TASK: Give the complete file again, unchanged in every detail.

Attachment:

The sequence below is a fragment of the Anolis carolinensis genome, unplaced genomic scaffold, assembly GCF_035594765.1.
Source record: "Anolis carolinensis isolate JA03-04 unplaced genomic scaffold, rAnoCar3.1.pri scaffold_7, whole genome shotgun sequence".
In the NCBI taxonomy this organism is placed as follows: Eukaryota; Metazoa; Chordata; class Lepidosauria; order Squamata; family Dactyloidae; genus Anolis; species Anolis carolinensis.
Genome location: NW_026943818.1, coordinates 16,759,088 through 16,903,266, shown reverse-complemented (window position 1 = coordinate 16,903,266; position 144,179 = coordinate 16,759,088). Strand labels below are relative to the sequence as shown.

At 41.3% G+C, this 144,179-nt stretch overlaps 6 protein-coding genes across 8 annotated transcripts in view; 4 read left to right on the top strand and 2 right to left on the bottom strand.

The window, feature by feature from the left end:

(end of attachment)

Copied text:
The sequence below is a fragment of the Anolis carolinensis genome, unplaced genomic scaffold, assembly GCF_035594765.1.
Source record: "Anolis carolinensis isolate JA03-04 unplaced genomic scaffold, rAnoCar3.1.pri scaffold_7, whole genome shotgun sequence".
In the NCBI taxonomy this organism is placed as follows: Eukaryota; Metazoa; Chordata; class Lepidosauria; order Squamata; family Dactyloidae; genus Anolis; species Anolis carolinensis.
Genome location: NW_026943818.1, coordinates 16,759,088 through 16,903,266, shown reverse-complemented (window position 1 = coordinate 16,903,266; position 144,179 = coordinate 16,759,088). Strand labels below are relative to the sequence as shown.

At 41.3% G+C, this 144,179-nt stretch overlaps 6 protein-coding genes across 8 annotated transcripts in view; 4 read left to right on the top strand and 2 right to left on the bottom strand.

The window, feature by feature from the left end: